Christmas in Iqaluit – going home

The snow danced this morning, a whirling sparkle of sun-drenched white. The 60km/h wind whipped the loose flakes off the ground and into the air meters high, transforming the town below and the bay beyond into a frozen Sahara, turning tundra into dunes.

And the sun, the sun, the glorious sun, shone.

I’ve been here twice now, at opposite times of the year, when either the day or the night lasts just 4 hours. Whether the slanting light is around for many hours or just a few, it is never, never taken for granted.

In a place with no trees, there is so much sky. And you begin to resent the houses getting in the way of your view. The city seems like such an intrusion upon the great, vast land. The Land. (Which is always capitalized in my head, requiring reverence.) Until the wind picks up. And suddenly, the houses become something else. Warmth. Shelter. Safety. Tonight, the wind gusts and rumbles, and the houses and people in them tremble. Outside is fierceness. And you are suddenly grateful that there aren’t any trees to be tossed about.

Tomorrow we’ll be home. Home to seat belts and car seats and strollers. Home to sharp knives and good cutting boards and counter space. Home to Costco. Home to walking trails and indoor malls and gyms and aquafit. Home to things-to-do. Home to routine. Home to not worrying about using too many paper towels, and tissues, and toilet paper that are too expensive and won’t be replaced until the July barge order comes in. Home to fresh herbs and fresh bread and affordable nuts and shelf items that aren’t expired. Home to milk and bread being available at all at the store each and every time you go, no matter the cost or expiry. Home to gelato and lattes. Home to Netflix. We’ll bring the usual mess and noise and chaos with us, of course, but it will be our mess and noise and chaos. Choking hazards will stay out of reach when they’re put there. Naps might last more than 30 minutes. Hibou won’t know what to do with all the peace and quiet, but I will. Oh, I will.


On the plane, Iqaluit is nothing more than a few unwavering lights. A half hour into the flight and already the sky is brighter. We are heading toward a strip of light, with afternoon on the other side of it rather than night.

There is a blizzard coming to Iqaluit tomorrow, with roof-ripping winds of more than 120km/h anticipated. Ottawa promises freezing rain instead – a trade which I’m happy to make. After 3 days of fever and 5 of migraine, with Bonhomme, Hibou and Dearest starting just as I’m ending, we’re all chafing to have this Christmas over and done. Hibou’s bringing home 2 new teeth, 3 new signs, 4 items of clothing that no longer fit, and 5 new words; Bonhomme stories of spear-throwing and igloo-making and playing outside without any adults at all. Dearest’s stories are of frozen pipes and grocery prices, socioeconomic policy challenges and old family baggage. I am coming home with a sense of the vastness of Canada, the value of baby-proofing, and the pleasure of routine.

Outside the airplane window the clouds mirror the hills beneath them, long rolling ridges of dusty blue. The sun outlines the far-off edges of the cloudbank and the sunset lasts all the way home.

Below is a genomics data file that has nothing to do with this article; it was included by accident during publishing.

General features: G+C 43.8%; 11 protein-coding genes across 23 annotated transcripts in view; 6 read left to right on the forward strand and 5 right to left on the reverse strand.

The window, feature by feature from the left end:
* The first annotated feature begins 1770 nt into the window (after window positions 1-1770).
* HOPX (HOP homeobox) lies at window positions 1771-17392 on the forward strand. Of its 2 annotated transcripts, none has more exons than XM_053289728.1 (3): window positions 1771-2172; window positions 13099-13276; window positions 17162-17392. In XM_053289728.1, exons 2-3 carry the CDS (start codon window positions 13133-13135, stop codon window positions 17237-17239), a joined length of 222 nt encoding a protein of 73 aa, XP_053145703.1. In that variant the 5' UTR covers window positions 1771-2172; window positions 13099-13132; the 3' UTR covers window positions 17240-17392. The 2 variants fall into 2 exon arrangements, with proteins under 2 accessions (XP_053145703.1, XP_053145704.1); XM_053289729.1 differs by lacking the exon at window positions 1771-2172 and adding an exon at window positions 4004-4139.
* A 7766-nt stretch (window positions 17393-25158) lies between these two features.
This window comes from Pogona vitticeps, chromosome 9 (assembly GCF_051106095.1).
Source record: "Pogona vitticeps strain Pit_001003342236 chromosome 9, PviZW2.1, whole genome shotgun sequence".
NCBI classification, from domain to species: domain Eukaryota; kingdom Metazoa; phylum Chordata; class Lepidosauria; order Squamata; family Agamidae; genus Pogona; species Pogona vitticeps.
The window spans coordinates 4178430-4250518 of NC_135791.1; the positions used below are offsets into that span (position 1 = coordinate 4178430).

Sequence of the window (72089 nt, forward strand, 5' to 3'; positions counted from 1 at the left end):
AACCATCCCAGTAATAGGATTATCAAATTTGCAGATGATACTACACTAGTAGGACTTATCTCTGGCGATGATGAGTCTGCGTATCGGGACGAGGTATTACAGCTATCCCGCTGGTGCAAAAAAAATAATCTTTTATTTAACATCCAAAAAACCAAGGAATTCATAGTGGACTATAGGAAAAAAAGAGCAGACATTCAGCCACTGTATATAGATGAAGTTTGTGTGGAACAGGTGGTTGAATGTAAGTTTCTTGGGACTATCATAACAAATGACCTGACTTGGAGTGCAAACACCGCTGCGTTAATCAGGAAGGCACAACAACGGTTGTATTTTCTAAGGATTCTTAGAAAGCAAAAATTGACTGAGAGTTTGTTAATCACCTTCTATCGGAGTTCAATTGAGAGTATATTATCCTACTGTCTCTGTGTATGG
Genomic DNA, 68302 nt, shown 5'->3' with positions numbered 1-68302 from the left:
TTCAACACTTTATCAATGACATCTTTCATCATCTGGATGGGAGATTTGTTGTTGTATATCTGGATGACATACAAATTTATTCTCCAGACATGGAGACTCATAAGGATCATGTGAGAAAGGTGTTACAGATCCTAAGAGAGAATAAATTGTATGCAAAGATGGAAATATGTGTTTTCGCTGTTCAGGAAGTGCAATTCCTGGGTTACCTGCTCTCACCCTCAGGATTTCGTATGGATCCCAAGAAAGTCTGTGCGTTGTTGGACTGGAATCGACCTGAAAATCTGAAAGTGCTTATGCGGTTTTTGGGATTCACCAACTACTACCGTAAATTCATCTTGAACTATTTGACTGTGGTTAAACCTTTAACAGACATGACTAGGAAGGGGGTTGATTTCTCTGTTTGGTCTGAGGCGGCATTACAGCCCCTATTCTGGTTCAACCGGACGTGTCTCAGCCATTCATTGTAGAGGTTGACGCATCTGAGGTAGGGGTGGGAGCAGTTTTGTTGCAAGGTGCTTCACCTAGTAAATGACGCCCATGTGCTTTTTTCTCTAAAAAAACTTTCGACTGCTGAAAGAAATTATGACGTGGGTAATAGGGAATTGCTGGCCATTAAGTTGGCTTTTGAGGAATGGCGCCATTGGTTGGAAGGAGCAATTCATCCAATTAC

Sitting in my livingroom drinking coffee, it is light out a full 2 hours earlier than I’m used to. Traffic and dirty grey slush surround, instead of mountains. The snow in Iqaluit had never been anything but pure white, and blown into drifts. Here it is grey and brown and speckled, and shoveled and plowed into mounds. I stare at a guy standing still at the corner, texting with his bare hands. Dearest and I laughed at the “life-threatening” windchill warning while Bonhomme whined about the need for snowpants.

Christmas is over at long last, and I find myself glad to be a Southener.

Happy adventurous New Year to you.


Christmas in Iqaluit – past the halfway mark

Sleep is a battle here, just as it is in Ottawa, with her fussing herself to sleep way too late and him fussing himself awake way too early. It’s made worse, of course, from being so very much off routine – there’s no school bus to get ready for, no extra door between us and a crying baby, no regular anything, really. Everyone (except Bonhomme) sleeps in later though, thank goodness – the dark mornings certainly contributing. Hooray, and hooray, for tablets.
Outside my window, as I cuddle with Hibou in hopes of a nap, beyond the tiny strip of town lies Frobisher Bay. An arctic tip of Atlantic Ocean, licking along Baffin Island. They tell me that Iqaluit is not very far north, as such things go – certainly for Nunavut, Iqaluit is considered southern. It reminds me of a fishing village more than anything; what I imagine Newfoundland might be like (without forests). A frozen fishing village. Apparently folks go icefishing, using auger extensions to drill down deep enough to get through the ice.
In the black and white of winter, the mountain ridge of worn-down Canadian Shield across the bay doesn’t look very different from Gatineau, as seen from the top of Blair Road in Beaconhill North in Ottawa. Except for the utter lack of lights. The complete, and total, lack of lights. The city stretches out a kilometer, perhaps two, in haphazard blips of lightbulbs, and then the human intrusion is no more.
Saturday afternoon at the library, I’m swarmed by half a dozen unknown children as I make paper airplanes and read stories with Bonhomme and my nieces. They peer over my shoulder, cuddle my knees, and peek ahead at the next page’s pictures. No shyness here. We come home with an orange to eat, since some kind stranger’s little brother is allergic – and I couldn’t think how to say no.
The in-laws argue politics in the living room between commercials, and then turn to dissecting home reno shows on the TV while Hibou plans her escape to the kitchen between the couch cushions.